I’m told I have some funny stories in me, and so begins a blog series of funny/poignant/ridiculous/illuminating stories from the archives of my brainpan. I’ll start with this one – in which my sister and I defy authority, meet the town whore (maybe), experience the cyclist’s bonk and rescue ourselves with a commonly available coffee condiment.

It was the summer of 1981. My older sister was between her junior and senior years of high school, and I had just finished freshman year. We were both obsessed with bikes. I had a heavy but serviceable Ross 10-speed, purchased at the local toy, bike, and hobby shop with my corn detassling savings. My sister had a much fancier nickel-alloy Puch, also a 10-speed. While the Ross was hefty and a bit cumbersome, it was a step up from the 24” straight-bar Sears one-speed that I had been riding up until the summer before. Overall we thought ourselves to be quite fancily outfitted with our 10-speeds.

I think the obsession with bikes was born in large part from the strictness of our household. My father was ridiculously strict. We were expected to stay within a 3 block radius of home any time we weren’t at school, or under some sort of adult supervision at home or at a friend’s house. We weren’t allowed to wear shorts, although after a protracted battle we got that rule amended to allow us to wear shorts of a prescribed length – I think the requirement was 6”.

I had been champing at the bit to get out and live life since at least late elementary school. This factor combined with the general unhappiness of our home life made both of us believe that the rules were made to be broken. Our bikes represented freedom – a way to get out of the house, and out of town, without having to rely on our parents, or have them know where we were going.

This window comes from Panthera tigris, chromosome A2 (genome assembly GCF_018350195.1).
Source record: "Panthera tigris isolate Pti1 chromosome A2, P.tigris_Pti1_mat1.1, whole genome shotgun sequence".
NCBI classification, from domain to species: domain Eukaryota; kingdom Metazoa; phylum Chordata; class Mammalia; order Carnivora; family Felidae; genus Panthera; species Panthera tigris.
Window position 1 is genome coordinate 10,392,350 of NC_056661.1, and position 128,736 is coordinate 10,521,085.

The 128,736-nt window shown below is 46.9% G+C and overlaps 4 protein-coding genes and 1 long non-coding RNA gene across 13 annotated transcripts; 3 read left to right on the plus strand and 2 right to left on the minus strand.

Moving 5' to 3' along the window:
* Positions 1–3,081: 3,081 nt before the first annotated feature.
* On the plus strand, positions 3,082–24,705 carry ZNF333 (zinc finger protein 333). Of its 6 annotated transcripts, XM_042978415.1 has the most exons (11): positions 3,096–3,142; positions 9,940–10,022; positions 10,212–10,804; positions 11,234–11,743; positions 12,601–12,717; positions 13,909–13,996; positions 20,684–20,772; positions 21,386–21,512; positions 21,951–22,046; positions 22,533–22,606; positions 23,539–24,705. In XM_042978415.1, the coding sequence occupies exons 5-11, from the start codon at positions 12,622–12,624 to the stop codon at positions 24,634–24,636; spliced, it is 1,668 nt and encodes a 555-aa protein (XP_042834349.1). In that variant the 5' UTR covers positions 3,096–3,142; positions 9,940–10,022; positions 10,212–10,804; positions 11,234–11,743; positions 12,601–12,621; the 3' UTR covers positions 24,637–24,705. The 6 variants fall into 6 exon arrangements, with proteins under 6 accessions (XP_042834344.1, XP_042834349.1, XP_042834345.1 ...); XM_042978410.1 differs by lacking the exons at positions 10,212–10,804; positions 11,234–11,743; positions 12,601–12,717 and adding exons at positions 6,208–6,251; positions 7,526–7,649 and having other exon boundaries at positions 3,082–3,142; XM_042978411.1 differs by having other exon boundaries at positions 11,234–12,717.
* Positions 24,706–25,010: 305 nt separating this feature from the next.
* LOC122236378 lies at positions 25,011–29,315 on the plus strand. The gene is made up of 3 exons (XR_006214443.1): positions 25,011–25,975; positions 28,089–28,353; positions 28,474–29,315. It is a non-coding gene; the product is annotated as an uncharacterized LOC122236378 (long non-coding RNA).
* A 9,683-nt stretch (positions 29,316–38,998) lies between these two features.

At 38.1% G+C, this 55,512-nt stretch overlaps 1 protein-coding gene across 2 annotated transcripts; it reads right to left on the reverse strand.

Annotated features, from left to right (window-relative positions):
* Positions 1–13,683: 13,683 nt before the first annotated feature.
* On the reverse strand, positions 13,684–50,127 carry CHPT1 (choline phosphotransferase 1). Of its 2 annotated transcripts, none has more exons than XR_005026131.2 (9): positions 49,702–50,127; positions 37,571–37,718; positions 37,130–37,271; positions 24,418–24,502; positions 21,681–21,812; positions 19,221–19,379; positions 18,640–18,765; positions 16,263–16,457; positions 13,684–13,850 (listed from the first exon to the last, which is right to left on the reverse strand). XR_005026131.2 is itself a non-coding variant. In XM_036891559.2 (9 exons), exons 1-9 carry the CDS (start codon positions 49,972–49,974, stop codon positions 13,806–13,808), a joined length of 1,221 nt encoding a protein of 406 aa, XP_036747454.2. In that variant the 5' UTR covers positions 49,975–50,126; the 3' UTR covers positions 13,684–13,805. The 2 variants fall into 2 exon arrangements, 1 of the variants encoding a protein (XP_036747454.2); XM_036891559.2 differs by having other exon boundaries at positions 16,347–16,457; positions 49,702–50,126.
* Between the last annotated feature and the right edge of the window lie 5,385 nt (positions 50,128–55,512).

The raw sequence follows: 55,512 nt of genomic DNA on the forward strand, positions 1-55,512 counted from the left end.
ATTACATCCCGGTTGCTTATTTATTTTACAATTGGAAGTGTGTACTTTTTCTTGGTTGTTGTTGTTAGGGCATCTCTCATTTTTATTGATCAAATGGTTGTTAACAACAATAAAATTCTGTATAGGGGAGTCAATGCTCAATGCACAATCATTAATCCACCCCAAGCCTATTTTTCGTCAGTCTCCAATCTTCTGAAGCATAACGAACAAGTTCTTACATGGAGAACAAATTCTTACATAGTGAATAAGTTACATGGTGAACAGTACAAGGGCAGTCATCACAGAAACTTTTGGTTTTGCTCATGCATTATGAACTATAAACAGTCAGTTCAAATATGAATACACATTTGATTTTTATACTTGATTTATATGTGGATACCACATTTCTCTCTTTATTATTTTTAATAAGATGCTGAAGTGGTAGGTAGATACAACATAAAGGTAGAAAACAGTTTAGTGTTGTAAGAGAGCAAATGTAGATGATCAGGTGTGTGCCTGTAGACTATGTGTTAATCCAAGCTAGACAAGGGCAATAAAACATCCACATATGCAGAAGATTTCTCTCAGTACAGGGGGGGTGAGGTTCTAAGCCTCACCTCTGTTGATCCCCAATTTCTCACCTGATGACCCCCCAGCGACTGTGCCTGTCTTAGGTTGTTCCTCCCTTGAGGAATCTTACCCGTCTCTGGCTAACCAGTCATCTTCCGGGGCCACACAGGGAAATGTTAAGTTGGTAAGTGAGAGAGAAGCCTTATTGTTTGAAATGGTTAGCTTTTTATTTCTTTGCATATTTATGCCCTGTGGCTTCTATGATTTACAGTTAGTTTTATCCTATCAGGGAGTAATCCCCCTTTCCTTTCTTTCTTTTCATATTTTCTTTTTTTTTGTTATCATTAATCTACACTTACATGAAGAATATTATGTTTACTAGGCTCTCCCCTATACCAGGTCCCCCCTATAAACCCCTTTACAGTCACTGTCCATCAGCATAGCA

As a sidenote – my parents prided themselves on their progressiveness on almost all fronts. They leaned far to the left politically, they had campaigned for civil rights, they ate quiche and drove Swedish cars. My father was a devout atheist. But, in his treatment of my sister and me I can now see the not-quite tamped down vestiges of his missionary heritage. His paternal grandparents had been missionaries, and I think that informed his attitudes about the proper behavior of young ladies.

But this was the 80s and we wanted to live like modern teenagers. We didn’t want to do anything too crazy. Our childhoods had been miserable largely due to our father’s alcoholism, so neither of us was interested in drinking or doing drugs. I was fascinated by sex, but knew I wasn’t ready to try it out for at least a few more years. So, really, all we wanted to do was be free to go to movies, hang out at friends’ houses, go on dates, and wear goddamn shorts in the infernal and humid Indiana summers.

We were also obsessed with amusement parks. Earlier in childhood, we had worked out a deal with my father that enabled us to trade railroad hikes for fun activities. As in, we would go with him to walk along the railroad tracks for distances ranging from a few miles to extra-long 18-milers in the spring and fall, and in exchange we would get taken to Pizza Hut and the movies (for short hikes), and amusement parks (for the 18-milers). If this sounds crazy, it probably was. It was borne of our collective refusal to go on the hikes (*cough* deathmarches *cough*) with him and a subsequent negotiation that resulted in the railroad-hikes-for-fun exchange program.